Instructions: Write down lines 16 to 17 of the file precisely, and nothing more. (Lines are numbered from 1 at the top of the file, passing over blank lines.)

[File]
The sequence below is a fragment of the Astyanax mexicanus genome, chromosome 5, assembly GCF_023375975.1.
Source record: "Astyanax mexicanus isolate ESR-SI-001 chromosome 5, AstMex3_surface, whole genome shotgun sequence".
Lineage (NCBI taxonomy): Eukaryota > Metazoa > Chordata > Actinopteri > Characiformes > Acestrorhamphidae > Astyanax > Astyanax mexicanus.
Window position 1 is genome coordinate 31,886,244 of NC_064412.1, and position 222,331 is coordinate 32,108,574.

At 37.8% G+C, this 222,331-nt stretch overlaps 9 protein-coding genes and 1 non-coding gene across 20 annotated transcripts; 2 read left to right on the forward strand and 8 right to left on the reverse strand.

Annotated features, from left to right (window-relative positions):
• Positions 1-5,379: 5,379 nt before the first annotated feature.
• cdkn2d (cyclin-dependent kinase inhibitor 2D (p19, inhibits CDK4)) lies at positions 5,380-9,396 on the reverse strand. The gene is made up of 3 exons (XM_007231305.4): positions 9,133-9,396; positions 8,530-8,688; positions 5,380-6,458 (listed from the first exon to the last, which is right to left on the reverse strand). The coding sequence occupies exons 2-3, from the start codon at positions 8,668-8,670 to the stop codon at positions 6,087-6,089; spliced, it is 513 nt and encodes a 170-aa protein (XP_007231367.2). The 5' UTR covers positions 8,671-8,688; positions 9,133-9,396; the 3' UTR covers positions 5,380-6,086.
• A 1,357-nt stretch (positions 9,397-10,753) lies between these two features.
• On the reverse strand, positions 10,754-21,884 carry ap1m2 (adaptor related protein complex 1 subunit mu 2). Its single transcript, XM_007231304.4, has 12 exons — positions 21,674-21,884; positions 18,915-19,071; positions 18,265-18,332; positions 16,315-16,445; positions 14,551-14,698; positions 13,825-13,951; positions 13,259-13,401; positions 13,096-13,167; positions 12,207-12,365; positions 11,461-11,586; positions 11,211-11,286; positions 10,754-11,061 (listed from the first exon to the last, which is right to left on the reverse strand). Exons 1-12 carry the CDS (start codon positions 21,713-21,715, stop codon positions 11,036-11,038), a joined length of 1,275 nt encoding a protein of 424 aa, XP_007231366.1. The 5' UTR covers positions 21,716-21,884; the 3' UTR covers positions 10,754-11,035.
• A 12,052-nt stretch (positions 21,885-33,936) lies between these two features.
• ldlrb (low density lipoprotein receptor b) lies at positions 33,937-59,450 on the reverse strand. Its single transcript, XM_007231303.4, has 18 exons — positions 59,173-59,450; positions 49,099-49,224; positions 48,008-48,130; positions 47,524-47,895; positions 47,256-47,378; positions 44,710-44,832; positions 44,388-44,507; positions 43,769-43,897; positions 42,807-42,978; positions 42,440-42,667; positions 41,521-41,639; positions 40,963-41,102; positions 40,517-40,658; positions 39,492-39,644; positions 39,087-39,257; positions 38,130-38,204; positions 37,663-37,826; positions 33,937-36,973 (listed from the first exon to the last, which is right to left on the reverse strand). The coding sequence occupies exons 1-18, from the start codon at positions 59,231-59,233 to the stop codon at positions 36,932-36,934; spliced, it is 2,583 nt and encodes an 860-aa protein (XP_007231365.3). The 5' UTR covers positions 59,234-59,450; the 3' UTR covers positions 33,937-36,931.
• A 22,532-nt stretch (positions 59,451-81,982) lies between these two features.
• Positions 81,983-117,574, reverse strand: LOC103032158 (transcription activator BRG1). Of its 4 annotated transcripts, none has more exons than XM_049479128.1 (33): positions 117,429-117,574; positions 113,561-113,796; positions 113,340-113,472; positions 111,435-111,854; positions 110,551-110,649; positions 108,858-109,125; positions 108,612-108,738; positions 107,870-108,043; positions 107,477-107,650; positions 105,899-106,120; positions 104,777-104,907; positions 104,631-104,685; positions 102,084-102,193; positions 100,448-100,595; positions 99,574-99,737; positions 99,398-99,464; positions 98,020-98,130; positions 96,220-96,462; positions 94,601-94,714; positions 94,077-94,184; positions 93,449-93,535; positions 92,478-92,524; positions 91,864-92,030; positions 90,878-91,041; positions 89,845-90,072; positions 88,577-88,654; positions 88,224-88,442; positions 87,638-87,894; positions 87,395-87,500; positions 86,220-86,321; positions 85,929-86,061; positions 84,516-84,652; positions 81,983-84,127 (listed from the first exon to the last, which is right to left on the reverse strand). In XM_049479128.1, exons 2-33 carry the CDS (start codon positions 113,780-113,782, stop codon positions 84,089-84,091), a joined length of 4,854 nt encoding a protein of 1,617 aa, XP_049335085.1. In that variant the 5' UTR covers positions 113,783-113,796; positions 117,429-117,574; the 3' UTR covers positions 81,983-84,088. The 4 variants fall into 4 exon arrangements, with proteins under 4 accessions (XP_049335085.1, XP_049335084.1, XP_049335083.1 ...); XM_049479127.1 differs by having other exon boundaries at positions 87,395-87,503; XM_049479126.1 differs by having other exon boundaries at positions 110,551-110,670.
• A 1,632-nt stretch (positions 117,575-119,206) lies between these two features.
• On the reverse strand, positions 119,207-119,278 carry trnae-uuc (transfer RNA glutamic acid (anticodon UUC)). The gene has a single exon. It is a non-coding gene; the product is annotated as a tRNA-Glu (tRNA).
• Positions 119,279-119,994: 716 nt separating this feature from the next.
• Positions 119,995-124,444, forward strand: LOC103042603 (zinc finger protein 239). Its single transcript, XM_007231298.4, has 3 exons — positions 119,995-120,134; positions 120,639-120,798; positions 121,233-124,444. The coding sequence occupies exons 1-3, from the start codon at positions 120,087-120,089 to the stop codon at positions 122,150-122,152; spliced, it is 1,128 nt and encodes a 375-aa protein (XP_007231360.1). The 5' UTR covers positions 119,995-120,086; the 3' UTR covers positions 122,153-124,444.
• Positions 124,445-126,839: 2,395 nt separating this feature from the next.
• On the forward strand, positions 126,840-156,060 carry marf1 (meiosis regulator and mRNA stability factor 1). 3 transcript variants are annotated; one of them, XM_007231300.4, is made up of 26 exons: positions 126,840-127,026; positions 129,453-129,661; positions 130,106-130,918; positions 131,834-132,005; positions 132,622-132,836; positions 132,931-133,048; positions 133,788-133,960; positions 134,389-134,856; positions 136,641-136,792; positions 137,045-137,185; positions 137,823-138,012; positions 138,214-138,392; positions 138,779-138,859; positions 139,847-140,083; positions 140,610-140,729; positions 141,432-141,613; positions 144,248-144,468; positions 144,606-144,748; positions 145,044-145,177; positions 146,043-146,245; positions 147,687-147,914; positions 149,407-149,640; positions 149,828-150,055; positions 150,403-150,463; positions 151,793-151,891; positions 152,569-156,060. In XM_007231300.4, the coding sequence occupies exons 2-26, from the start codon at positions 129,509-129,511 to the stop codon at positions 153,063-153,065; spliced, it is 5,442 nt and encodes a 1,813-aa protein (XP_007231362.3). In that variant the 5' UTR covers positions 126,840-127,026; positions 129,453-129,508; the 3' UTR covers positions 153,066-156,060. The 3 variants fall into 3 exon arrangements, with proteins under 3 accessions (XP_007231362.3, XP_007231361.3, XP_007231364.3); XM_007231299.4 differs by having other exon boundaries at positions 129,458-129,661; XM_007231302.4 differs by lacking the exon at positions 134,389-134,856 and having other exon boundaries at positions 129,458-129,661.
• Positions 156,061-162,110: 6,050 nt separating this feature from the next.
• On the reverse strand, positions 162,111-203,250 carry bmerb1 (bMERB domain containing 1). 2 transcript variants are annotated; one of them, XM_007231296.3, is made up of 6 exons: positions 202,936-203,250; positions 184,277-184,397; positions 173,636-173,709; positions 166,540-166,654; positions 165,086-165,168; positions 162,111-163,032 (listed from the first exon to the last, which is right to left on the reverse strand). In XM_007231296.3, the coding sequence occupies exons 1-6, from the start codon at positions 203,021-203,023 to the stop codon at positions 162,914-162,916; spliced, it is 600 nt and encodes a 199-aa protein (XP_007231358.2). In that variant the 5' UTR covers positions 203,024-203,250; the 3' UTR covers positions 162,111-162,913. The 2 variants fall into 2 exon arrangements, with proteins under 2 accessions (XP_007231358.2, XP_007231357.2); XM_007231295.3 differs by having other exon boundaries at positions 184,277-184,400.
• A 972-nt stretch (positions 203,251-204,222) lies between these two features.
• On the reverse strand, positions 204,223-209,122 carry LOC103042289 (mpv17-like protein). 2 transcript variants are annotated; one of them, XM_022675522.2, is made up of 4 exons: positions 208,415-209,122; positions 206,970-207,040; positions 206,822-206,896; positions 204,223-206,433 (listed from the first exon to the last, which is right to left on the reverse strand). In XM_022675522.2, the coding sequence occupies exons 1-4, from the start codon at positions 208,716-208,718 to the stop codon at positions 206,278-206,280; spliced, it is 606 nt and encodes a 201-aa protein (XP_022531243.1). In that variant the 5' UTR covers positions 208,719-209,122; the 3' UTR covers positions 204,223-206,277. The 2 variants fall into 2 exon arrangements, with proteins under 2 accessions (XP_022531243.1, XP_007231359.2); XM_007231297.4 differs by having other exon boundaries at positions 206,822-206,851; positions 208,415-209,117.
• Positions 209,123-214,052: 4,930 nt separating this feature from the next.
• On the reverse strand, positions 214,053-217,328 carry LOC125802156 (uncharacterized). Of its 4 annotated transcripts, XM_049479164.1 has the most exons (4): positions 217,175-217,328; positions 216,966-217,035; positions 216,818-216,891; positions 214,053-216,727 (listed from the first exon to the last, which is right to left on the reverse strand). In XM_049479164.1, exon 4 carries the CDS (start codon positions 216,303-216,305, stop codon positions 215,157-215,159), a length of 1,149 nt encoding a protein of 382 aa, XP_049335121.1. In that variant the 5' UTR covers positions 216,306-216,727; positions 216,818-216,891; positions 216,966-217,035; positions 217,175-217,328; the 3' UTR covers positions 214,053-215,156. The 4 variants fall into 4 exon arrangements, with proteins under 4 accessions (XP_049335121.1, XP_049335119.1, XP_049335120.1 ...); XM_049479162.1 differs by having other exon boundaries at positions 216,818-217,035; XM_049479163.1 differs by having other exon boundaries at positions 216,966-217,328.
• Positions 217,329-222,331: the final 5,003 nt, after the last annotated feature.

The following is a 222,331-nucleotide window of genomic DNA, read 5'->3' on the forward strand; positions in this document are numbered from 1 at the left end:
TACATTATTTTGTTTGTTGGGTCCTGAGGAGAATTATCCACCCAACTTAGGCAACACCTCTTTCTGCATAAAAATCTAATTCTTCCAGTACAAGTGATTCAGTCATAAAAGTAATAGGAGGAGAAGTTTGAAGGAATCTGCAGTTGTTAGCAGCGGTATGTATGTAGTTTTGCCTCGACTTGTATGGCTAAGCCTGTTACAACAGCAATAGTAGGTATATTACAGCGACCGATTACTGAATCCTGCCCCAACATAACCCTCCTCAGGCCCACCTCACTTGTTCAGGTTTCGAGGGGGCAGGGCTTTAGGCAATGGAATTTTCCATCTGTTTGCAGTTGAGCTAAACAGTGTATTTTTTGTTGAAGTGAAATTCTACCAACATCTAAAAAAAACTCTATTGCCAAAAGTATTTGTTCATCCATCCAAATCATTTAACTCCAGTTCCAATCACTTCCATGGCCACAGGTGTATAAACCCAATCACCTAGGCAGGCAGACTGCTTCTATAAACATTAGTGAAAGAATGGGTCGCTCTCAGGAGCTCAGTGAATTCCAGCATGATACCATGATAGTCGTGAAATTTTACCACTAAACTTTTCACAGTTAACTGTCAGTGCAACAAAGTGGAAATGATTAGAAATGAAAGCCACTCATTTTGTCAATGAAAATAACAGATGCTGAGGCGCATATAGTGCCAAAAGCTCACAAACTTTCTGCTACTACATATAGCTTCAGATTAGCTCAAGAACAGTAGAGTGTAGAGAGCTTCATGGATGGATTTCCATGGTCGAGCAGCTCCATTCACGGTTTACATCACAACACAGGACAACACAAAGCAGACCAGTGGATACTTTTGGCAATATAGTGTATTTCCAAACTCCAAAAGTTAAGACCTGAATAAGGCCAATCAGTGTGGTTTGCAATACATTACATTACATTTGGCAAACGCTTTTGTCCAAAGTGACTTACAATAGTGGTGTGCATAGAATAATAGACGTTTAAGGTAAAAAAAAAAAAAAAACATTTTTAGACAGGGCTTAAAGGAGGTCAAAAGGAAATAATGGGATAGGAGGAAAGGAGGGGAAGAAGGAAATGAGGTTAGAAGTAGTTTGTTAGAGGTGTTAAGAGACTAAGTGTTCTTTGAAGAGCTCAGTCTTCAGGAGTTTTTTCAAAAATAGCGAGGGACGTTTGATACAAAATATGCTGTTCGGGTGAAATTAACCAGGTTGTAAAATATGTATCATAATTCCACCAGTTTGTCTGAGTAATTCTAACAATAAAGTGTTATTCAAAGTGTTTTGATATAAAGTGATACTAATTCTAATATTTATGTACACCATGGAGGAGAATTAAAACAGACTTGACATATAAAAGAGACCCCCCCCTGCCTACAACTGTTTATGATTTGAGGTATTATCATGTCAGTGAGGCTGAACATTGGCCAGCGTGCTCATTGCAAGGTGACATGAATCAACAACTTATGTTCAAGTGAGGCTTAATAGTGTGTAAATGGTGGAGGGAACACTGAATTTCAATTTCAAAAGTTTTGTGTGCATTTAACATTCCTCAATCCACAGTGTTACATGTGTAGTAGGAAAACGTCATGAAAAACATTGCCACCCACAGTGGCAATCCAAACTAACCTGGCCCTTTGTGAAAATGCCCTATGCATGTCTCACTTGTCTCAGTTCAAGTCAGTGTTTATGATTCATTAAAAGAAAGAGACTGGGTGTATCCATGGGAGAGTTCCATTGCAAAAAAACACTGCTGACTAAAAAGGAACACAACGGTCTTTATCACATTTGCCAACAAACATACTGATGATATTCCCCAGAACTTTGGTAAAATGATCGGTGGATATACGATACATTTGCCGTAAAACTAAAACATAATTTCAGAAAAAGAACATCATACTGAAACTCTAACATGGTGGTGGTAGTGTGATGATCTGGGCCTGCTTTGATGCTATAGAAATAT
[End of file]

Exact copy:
• On the reverse strand, positions 119,207-119,278 carry trnae-uuc (transfer RNA glutamic acid (anticodon UUC)). The gene has a single exon. It is a non-coding gene; the product is annotated as a tRNA-Glu (tRNA).
• Positions 119,279-119,994: 716 nt separating this feature from the next.